When it comes to tattoo advice, you can’t really get enough. Why? . . . because your tattoo decision is permanent and you will regret the tattoo if the size is wrong, location is bad, art is poor, and so on. Sometimes when you have a big decision to make you need advice from people who have gone through a similar situation. It this case, you need information or help deciding. . .
- if you should get a tattoo?
- when you should get at tattoo?
- where should you put a tattoo?
- what will your tattoo be?
- what are the most popular tattoos?
- where should I go for a tattoo?
- how much will I pay for my tattoo?
This advice is for the FIRST TATTOO, after you’ve had one and don’t hate it after a couple of years, you can do whatever you want, but consider this as a starting point for consideration. The “if and when” you should get a tattoo are the biggest questions. Shoulditatttoo.com (and the associated books) are an attempt to answer the “if”, and the “when” is after you have all of your questions answered and you’ve reflected on what you’ve learned.
Location, location, location?
Tattoo locations considerations page will go over what to consider in terms of barriers that may exist to employment and you future earning power. A big location issue is whether the tattoo is more for you or the public. If the tattoo is for you, place where It can be seen by you. If the tattoo is for the public, consider why you want a tattoo for the public, an what statement you want to make.
What should the tattoo design be?
Avoid trendy tattoos, they are the ones most regretted, and laser tattoo removal clinics see most. For example, the woman’s lower back tattoo (tramp stamp) and the Chinese symbols are some of the most regretted tattoos because at one point “everyone” had one and a tattoo is supposed to unique . . . like the person. In other words, if you see a tattoo you like on someone else, you probably shouldn’t get it.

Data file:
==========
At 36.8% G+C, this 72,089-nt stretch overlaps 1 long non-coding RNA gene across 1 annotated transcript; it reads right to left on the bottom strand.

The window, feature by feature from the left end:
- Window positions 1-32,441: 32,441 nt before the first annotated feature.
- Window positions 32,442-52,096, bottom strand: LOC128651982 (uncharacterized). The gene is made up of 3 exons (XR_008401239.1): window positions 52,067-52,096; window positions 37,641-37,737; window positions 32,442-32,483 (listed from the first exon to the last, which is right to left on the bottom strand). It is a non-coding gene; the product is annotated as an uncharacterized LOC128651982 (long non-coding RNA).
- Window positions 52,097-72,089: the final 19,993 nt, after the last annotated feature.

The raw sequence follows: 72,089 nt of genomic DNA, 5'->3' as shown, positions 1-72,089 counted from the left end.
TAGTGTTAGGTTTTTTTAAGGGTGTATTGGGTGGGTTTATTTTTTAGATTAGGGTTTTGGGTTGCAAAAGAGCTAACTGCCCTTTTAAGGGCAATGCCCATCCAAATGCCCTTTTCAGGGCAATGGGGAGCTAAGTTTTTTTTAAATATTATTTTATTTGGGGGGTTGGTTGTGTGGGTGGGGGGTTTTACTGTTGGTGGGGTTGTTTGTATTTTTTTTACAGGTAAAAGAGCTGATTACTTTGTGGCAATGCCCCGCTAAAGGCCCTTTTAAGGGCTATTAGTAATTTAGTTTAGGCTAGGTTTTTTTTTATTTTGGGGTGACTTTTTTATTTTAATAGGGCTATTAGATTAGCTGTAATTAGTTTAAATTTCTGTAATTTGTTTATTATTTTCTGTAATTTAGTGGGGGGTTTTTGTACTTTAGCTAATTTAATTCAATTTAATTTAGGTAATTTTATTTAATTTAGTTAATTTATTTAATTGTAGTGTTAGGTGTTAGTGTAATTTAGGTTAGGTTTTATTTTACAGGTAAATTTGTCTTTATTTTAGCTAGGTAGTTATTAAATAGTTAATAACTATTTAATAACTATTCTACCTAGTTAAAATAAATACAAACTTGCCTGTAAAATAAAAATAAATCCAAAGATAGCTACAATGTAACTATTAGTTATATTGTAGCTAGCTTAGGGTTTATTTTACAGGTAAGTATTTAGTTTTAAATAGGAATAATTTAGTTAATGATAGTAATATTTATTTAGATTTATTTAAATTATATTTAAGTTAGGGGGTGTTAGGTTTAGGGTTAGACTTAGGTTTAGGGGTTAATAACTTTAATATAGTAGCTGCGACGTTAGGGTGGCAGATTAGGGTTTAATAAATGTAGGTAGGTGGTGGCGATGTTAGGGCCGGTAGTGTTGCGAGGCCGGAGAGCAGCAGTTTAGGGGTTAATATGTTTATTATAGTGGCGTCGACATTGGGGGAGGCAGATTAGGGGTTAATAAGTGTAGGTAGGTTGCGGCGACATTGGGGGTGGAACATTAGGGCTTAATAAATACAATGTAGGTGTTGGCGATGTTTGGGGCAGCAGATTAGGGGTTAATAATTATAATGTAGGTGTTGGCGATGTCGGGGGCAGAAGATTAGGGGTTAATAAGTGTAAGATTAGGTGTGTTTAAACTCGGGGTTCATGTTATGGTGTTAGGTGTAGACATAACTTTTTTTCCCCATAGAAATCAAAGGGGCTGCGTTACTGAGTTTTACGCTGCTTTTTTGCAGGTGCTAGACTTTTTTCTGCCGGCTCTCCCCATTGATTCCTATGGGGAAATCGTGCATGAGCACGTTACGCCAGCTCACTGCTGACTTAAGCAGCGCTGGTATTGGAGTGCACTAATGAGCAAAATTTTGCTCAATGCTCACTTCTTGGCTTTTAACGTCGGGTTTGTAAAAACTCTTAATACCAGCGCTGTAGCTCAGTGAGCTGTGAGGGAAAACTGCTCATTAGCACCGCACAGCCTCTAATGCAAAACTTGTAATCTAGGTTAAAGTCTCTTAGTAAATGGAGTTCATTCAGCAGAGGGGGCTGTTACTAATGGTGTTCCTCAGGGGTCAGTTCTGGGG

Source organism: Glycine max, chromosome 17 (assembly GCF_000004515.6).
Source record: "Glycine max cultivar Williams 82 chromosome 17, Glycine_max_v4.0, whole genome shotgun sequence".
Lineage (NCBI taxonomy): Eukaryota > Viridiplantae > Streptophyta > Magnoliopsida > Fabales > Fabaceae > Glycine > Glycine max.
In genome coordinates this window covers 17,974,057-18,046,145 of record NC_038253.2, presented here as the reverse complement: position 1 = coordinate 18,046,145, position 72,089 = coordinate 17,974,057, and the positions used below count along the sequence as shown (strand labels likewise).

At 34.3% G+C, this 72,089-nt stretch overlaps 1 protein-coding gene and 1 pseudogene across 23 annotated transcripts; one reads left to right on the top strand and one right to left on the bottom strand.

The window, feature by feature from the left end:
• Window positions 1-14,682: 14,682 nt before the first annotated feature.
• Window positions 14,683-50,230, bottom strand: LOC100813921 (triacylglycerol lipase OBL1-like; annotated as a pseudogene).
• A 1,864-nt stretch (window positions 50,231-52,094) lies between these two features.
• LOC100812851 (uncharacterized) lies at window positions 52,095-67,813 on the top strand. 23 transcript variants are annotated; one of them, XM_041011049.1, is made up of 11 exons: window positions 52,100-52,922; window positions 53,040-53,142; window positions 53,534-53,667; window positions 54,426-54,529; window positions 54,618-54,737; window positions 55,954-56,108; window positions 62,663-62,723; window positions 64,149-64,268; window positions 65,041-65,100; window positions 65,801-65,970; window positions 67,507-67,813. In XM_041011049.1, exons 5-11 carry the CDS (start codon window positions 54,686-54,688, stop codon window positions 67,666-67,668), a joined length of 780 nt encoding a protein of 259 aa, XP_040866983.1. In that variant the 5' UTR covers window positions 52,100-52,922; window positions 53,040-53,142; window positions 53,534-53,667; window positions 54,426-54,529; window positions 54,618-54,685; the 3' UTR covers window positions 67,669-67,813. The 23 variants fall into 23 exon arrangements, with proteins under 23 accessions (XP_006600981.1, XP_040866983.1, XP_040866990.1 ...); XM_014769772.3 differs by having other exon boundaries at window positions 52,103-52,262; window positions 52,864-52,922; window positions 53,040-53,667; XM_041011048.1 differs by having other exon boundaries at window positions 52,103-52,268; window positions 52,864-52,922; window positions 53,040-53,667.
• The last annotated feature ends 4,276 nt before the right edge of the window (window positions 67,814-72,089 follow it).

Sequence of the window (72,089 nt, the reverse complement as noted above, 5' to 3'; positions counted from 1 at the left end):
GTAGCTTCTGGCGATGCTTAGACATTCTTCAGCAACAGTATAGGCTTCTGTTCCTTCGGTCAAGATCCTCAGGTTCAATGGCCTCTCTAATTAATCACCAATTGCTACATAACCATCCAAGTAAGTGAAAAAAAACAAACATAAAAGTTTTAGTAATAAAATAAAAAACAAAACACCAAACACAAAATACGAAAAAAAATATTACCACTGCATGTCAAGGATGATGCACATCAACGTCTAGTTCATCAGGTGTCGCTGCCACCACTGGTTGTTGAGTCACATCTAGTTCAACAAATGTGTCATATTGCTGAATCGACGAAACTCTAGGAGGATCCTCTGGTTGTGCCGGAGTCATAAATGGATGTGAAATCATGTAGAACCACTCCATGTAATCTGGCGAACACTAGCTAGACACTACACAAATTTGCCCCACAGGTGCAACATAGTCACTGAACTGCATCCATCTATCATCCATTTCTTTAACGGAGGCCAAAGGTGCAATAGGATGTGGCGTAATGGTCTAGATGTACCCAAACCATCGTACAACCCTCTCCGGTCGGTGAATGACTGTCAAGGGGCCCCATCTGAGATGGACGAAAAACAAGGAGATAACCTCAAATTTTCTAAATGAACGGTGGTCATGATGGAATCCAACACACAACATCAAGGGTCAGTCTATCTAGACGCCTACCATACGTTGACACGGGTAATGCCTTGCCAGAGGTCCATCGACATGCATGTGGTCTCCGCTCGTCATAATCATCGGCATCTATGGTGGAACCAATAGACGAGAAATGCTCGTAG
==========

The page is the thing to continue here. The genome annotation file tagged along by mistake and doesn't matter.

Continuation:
Where to put the tattoo?
Studies have shown that people regret upper body tattoos more that lower body tattoos, and prefer back of the body tattoos to front. Names still head the list of most regretted tattoos whether they are spouses, parents, children, or anyone else. Getting a tattoo is response to a death is also a very bad idea, and will lead to remorse that will last far beyond the grieving process.
Where to go?
Only go to an approved tattoo parlor with evidence of valid health inspections. Make sure they use sterile techniques and that all of the equipment is properly sterilized with an autoclave.
When it comes to your body, you do not want to skimp on cost. After all you will be looking at this tattoo for the rest of your life. Like doctors, tattoo artists specialize in different genres and theme. Some are great with abstract, while others are better at realistic designs. Find an artist that specializes in the theme you want. That may cost more, but you are less likely to regret your choice.